What changes when we free the monastic vocation from the attitude of mono-cultural dominance? Nothing and everything. Let me give three examples of traditional values of the religious, East and West, that can be reinvigorated by the encounter of monks in dialogue qua monks. Paradoxically enough, the first, the classical contemptus mundi of the monk, today takes a new and more subtle turn: not abandoning the world (which is practically impossible), but swimming against the current, like living fish in the rivers, without rage or violence, but with poise and elegance, that is, with love and patience. “La paciencia todo lo alcanza,” used to say Teresa of Avila. Patience does not give up, rather, it perseveres and insists. It never gets discouraged, because it does not believe that a single individual, system, doctrine, or religion has the total answer. Humility, to me, means the courage to be imperfect, not finished.Secondly, the monastic vocation has meant “solitude.” But solitude does not mean isolation. On the contrary, solitude demands that I be truly myself so that I may share without encumbrances solidarity with the entire reality: Buddhakaya, karma, mystical Body, universal love. The greatest scandal of human history is religious wars—be they explicitly or implicitly religious. Even the fact that sometimes they can disguise themselves under the cloak of religion shows our responsibility: “Not of the world,” but in the world—which the “Father” loved so much.Thirdly, the monastic “calling” is ever new. It does not repeat itself, and it has no blueprint; it is not prescribed by any law. It needs to be not just discovered, but created by our cooperation with the very dynamism of reality, by holy “obedience,” that is, by attentive listening (obaudire) to the “divine” Voice—which is the Hindu name for revelation (sruti). It is not enough to “imitate” the Buddha, Christ, God. We have to become the Buddha, Christ, God—without asking like Peter, “What about John?” “You follow me” was the answer.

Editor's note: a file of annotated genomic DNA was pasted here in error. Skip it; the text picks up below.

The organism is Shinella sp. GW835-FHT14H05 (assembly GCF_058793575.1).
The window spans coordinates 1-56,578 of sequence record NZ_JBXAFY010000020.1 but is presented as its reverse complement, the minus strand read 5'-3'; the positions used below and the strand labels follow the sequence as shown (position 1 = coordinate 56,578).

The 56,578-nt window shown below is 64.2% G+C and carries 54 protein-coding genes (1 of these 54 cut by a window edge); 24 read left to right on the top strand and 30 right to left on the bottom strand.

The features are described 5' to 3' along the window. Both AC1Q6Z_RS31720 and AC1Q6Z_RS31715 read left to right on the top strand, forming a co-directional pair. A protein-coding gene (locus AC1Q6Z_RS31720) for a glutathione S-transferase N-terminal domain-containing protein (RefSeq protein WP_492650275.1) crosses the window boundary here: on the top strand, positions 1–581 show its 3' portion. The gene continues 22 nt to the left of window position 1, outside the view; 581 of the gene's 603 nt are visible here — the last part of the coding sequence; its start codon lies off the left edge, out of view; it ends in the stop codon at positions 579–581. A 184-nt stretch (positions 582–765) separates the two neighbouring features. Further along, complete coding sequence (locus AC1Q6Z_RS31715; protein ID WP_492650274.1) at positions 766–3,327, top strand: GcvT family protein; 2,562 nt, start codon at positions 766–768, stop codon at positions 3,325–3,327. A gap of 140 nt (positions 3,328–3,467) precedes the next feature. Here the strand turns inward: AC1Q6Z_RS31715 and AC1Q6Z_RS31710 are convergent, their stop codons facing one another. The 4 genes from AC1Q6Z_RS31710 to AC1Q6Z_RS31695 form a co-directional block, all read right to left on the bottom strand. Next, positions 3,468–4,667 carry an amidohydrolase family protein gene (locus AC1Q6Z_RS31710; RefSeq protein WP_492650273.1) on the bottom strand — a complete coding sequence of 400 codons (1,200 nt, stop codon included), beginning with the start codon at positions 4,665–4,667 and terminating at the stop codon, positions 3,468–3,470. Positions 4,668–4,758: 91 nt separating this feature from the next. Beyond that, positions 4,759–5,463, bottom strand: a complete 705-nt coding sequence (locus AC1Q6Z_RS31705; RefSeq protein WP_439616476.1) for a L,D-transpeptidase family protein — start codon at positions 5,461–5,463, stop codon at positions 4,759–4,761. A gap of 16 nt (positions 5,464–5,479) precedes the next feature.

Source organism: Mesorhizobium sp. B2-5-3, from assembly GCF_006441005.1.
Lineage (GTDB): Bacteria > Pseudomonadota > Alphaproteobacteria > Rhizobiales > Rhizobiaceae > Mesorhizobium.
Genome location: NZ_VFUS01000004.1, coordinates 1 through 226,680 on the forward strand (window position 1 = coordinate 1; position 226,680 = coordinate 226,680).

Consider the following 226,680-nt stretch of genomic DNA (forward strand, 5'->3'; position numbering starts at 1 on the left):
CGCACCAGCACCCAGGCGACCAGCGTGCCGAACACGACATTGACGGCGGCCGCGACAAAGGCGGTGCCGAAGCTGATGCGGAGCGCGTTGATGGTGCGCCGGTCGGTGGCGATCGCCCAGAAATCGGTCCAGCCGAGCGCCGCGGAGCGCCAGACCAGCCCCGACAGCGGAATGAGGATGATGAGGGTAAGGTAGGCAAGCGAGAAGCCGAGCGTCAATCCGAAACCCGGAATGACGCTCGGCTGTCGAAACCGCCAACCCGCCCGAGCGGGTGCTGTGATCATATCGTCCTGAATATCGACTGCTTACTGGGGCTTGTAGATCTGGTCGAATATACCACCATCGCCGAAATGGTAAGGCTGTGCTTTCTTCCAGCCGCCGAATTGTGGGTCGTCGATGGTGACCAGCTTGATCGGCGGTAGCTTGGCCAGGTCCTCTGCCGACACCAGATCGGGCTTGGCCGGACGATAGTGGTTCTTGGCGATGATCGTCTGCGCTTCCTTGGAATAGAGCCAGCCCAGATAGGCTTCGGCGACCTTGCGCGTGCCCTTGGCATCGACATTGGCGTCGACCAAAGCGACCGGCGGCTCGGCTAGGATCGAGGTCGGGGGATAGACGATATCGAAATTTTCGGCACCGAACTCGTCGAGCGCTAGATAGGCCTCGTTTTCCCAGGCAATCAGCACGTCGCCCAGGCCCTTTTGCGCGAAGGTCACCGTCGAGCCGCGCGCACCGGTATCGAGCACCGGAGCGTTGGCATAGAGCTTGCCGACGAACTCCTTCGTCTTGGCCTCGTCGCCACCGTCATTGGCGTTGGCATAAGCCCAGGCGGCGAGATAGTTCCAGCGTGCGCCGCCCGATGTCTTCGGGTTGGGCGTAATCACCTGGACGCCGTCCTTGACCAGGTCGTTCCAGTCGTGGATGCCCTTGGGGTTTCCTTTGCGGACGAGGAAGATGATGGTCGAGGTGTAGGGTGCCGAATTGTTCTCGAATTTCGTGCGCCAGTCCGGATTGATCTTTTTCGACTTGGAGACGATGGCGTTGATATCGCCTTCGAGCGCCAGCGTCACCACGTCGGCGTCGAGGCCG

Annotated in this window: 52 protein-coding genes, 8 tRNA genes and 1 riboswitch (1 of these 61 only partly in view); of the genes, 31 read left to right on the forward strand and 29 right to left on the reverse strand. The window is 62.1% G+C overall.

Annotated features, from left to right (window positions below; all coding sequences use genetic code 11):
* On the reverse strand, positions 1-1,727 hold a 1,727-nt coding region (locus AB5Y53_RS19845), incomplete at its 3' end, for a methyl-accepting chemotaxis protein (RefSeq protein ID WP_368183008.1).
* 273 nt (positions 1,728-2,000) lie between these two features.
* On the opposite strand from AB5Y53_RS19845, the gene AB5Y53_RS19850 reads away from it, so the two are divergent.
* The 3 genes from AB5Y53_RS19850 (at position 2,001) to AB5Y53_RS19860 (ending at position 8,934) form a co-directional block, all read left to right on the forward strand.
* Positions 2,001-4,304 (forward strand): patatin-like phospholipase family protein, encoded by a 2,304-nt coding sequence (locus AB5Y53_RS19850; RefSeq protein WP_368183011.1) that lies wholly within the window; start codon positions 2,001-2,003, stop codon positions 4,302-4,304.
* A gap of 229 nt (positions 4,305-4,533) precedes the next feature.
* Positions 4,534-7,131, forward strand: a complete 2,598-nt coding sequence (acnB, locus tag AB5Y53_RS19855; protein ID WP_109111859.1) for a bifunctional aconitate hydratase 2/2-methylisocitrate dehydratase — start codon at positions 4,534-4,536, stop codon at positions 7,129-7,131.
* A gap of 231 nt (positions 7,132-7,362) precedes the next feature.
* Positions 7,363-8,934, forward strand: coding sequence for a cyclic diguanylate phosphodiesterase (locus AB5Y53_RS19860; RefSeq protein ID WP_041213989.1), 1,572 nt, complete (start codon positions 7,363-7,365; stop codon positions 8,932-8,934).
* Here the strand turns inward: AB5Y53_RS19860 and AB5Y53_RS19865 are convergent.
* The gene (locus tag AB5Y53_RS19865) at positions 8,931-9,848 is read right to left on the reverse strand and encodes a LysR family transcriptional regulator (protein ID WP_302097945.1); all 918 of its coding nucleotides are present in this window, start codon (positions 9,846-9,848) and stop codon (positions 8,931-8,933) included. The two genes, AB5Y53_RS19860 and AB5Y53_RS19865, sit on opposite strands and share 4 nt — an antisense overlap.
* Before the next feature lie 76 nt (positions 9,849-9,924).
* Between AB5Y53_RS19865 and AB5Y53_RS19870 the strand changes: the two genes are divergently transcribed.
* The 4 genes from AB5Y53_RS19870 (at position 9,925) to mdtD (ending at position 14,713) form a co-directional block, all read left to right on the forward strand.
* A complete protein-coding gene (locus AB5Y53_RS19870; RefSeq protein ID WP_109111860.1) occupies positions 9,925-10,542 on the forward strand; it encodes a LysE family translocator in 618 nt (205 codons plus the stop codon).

(--From “The New Monk” by Raimon Panikkar)
The first thing to realize is silence.
After that realization, the eloquent emptiness will approach and introduce you to no meaning beyond the origin of meaning -- the ever present origin without parallel or perimeter.
Rowing around Curtis Island today, Saskia speaking on phone with woman several states away about the troubles she tries to navigate in her life. A maritime colloquy replete with passing tugboat and wind-pushed swells. The phonecall ends as we come into territory of no channel buoys, empty moorings, and floats on the hard.
The woman several states away has the answer already.
What must follow is courage to live it in her own life.
We tie up at dock, the only small boat remaining on the expanse of empty length.
Home from the sea.
Home is for all to see.
Prayer for her and all like her in troubled waters. 
Insisting silence, persisting, persevering prayer.

is love seeing practice through

A monk is one among many.

One who looks.

Seeing what is there is the practice of monastics.

As love is practicing the monk with being seen.

Tuesday, October 28, 2014

renew, face, earth

twilight before dawn

slim cat jumps to windowsill